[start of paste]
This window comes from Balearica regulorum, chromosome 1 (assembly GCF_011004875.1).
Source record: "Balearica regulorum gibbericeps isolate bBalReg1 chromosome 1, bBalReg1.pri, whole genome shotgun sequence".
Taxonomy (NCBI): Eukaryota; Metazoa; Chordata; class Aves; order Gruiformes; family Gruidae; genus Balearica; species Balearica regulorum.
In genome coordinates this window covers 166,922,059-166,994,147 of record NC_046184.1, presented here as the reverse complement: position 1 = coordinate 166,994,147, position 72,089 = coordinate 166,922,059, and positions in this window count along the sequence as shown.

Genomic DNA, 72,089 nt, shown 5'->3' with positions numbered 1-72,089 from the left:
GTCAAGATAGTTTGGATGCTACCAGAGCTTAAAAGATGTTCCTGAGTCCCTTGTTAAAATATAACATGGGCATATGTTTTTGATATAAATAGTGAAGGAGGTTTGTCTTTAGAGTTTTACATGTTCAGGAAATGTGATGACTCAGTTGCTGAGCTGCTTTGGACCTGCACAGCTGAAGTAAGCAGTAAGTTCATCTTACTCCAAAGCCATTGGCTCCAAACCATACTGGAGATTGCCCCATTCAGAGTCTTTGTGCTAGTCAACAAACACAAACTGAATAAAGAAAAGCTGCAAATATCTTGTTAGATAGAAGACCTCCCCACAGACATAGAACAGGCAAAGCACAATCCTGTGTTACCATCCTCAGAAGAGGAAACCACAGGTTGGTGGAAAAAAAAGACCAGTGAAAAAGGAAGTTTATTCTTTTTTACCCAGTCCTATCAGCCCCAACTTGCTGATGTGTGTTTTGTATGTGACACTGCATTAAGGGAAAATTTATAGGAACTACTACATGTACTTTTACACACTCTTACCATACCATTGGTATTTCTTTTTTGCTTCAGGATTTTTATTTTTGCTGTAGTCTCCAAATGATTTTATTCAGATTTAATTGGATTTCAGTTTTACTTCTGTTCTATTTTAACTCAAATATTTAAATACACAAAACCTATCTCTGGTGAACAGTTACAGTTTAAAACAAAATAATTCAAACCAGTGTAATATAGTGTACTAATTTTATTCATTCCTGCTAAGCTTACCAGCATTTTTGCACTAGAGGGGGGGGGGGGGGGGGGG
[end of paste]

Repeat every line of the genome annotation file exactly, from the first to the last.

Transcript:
This window comes from Balearica regulorum, chromosome 1 (assembly GCF_011004875.1).
Source record: "Balearica regulorum gibbericeps isolate bBalReg1 chromosome 1, bBalReg1.pri, whole genome shotgun sequence".
Taxonomy (NCBI): Eukaryota; Metazoa; Chordata; class Aves; order Gruiformes; family Gruidae; genus Balearica; species Balearica regulorum.
In genome coordinates this window covers 166,922,059-166,994,147 of record NC_046184.1, presented here as the reverse complement: position 1 = coordinate 166,994,147, position 72,089 = coordinate 166,922,059, and positions in this window count along the sequence as shown.

Genomic DNA, 72,089 nt, shown 5'->3' with positions numbered 1-72,089 from the left:
GTCAAGATAGTTTGGATGCTACCAGAGCTTAAAAGATGTTCCTGAGTCCCTTGTTAAAATATAACATGGGCATATGTTTTTGATATAAATAGTGAAGGAGGTTTGTCTTTAGAGTTTTACATGTTCAGGAAATGTGATGACTCAGTTGCTGAGCTGCTTTGGACCTGCACAGCTGAAGTAAGCAGTAAGTTCATCTTACTCCAAAGCCATTGGCTCCAAACCATACTGGAGATTGCCCCATTCAGAGTCTTTGTGCTAGTCAACAAACACAAACTGAATAAAGAAAAGCTGCAAATATCTTGTTAGATAGAAGACCTCCCCACAGACATAGAACAGGCAAAGCACAATCCTGTGTTACCATCCTCAGAAGAGGAAACCACAGGTTGGTGGAAAAAAAAGACCAGTGAAAAAGGAAGTTTATTCTTTTTTACCCAGTCCTATCAGCCCCAACTTGCTGATGTGTGTTTTGTATGTGACACTGCATTAAGGGAAAATTTATAGGAACTACTACATGTACTTTTACACACTCTTACCATACCATTGGTATTTCTTTTTTGCTTCAGGATTTTTATTTTTGCTGTAGTCTCCAAATGATTTTATTCAGATTTAATTGGATTTCAGTTTTACTTCTGTTCTATTTTAACTCAAATATTTAAATACACAAAACCTATCTCTGGTGAACAGTTACAGTTTAAAACAAAATAATTCAAACCAGTGTAATATAGTGTACTAATTTTATTCATTCCTGCTAAGCTTACCAGCATTTTTGCACTAGAGGGGGGGGGGGGGGGGGGG